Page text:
How to become a Social Justice Studies Supervisor?
The SJS Program welcomes faculty from the Thunder Bay and Orillia campuses, from Social Sciences and Humanities but also other faculties, to apply for SJS Supervisor status. Potential faculty are encouraged to attend SJS Colloquium and other events to get to know current faculty and students. Potential SJS Supervisors are encourage to meet with the Program Advisor to discuss possible opportunities within the Program, and to review the kind of projects students have completed.
SJS Supervisors must first meet qualifications for Faculty of Graduate Studies status:
Interested faculty must submit a letter of request to the SJS Advisory Committee via the Program Advisor, outlining their qualifications and interests for joining the SJS Supervisory positions.
Faculty should indicate if they have an interest in one or more of the three functions of SJS faculty:
Supervising research or creative projects.
Teaching SJS courses and / or courses co-listed with their home department.
Serving on the Advisory Committee or Admissions Committee.
Annual General Meeting (AGM)
All SJS Supervisory Faculty are encouraged to attend the Annual General Meeting, April of each year. The meeting will consists of a program peport and discussion items as determined by the current SJS Advisory Committee. Committee membership for the upcoming school year will be established.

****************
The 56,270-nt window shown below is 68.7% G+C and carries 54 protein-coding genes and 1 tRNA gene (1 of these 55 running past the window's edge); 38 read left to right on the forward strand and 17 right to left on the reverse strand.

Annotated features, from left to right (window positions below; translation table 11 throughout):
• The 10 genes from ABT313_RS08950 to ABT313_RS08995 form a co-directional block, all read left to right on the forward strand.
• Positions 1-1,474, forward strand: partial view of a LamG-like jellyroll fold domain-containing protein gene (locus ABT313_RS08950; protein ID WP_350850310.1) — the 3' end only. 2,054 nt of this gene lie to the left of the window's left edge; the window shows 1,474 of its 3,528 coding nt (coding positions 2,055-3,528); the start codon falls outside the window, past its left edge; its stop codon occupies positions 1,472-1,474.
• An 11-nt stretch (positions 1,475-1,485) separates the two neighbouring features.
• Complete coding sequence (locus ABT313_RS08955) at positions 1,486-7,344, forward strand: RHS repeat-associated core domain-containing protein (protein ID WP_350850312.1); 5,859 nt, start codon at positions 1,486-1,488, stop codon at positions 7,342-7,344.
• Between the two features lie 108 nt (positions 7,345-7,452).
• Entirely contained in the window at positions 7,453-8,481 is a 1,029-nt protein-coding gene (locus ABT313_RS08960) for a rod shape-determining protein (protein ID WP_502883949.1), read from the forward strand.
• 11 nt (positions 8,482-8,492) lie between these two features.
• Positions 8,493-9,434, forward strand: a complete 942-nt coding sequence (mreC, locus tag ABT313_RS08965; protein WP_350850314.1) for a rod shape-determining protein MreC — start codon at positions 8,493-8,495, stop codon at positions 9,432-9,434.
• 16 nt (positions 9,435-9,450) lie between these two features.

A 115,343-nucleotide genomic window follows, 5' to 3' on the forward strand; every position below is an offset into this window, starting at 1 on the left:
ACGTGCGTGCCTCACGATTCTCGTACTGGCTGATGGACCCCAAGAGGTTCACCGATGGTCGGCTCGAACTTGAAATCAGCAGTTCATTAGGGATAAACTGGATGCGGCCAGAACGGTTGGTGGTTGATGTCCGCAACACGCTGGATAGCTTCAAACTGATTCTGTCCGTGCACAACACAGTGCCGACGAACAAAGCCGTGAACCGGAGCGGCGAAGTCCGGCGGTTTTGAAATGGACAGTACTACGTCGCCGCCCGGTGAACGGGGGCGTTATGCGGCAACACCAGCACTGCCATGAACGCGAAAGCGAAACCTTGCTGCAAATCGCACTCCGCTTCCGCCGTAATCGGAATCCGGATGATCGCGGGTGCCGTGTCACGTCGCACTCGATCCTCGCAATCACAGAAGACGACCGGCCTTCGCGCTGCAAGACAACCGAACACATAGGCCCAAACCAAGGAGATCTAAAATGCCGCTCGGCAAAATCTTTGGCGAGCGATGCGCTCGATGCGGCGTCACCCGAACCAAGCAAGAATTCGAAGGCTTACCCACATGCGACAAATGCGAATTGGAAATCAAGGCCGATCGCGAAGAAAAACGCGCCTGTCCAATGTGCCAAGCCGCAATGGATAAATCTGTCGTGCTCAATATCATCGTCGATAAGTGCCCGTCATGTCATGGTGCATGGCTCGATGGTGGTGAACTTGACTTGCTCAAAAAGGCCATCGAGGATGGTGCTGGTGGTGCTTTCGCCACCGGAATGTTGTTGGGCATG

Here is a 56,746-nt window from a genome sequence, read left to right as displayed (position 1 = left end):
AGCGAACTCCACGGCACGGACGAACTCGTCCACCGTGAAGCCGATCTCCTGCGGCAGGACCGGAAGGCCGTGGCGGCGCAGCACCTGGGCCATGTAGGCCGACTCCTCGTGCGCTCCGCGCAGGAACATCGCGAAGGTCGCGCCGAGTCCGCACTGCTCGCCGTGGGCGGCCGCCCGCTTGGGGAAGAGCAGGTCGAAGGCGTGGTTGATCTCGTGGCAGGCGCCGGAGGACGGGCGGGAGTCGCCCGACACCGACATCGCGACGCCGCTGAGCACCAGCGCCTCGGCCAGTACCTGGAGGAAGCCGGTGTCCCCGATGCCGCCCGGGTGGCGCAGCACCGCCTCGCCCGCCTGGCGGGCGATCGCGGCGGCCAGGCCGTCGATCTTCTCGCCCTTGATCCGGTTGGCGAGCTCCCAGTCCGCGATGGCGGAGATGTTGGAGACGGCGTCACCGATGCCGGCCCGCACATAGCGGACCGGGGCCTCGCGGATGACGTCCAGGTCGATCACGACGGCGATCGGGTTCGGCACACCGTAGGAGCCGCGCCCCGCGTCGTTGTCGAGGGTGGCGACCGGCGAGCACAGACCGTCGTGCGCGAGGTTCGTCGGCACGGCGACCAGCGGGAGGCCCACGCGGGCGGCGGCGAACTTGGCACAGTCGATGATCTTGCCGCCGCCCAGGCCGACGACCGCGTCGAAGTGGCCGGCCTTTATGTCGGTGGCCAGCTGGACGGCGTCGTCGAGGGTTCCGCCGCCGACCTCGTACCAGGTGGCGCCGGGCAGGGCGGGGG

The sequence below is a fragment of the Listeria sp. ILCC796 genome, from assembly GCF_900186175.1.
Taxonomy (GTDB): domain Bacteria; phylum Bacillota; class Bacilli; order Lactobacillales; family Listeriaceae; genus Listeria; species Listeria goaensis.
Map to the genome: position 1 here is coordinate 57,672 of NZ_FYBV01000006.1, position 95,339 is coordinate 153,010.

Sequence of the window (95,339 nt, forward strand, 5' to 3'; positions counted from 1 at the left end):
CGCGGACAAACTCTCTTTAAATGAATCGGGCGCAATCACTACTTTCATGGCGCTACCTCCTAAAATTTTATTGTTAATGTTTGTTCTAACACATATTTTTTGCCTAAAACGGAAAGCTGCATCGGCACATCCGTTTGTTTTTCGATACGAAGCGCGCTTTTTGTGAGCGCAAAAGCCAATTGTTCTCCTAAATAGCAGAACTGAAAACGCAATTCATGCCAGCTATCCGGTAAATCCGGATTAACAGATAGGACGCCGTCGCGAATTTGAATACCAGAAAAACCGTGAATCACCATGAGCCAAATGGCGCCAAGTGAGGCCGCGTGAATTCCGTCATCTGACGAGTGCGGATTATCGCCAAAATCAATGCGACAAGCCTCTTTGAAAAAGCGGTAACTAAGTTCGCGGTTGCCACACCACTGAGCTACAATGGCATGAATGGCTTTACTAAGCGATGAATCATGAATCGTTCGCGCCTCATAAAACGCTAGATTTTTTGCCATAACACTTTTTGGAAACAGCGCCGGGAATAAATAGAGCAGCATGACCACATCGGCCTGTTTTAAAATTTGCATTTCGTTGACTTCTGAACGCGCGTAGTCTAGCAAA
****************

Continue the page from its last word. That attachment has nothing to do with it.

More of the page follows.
How to propose a course for the program?
When a department and instructor are willing and able to co-list a course with Social Justice Studies, the SJS Advisory Board asks for a short proposal consisting of the following elements:
A well developed syllabus with the proper SJS course designation: 5011 for .5 FCE, 5020 for 1.0 FCE.
The course syllabus should explicitly acknowledge and address at least one of the SJS program learning objectives listed below.
Because SJS students come from a variety of undergraduate degrees, if the proposed course has specific disciplinary expectations, a preparatory unit (assigned in the first few weeks of class), is recommended, but not required.
If the course for the home department is an undergraduate (4000) course,
additional readings, especially relevant scholarship, should be assigned.
an additional assignment, or an extension on the undergraduate assignment, should be articulated.
an expectation of approximately an additional 3+ hours of work per week should be built in. Most graduate students are taking only 2 courses at a time with the understanding that graduate courses involve considerably more work than undergraduate courses.
Graduate students might be asked (with appropriate preparation) to lead breakout discussion groups or peer review groups. This work can be evaluated.
For Fall-Winter courses, the proposal should be submitted by March 1; for Spring / Summer courses, the proposal should be submitted by January 15. Materials can be emailed to email@example.com
Current Advisory Committee.
Dr. Lori Chambers and Dr. Jennifer Chisholm, Gender and Women’s Studies (GWS)
Dr. Cheryl Lousely and Dr. Max Haiven, English
Dr. Charles Levkoe, Health Sciences
Dr. Jessica Jurgutis, cross appointed with Indigneous Learning, GWS and SJS.
Dr. Kevin Brooks, Program Advisor (adjunct faculty in English).
Current Admissions Committee
Dr. Jennifer Chisholm, GWS
Dr. Robert Robson, IL
Dr. Chris Sanders, Sociology
Dr. Kevin Brooks, SJS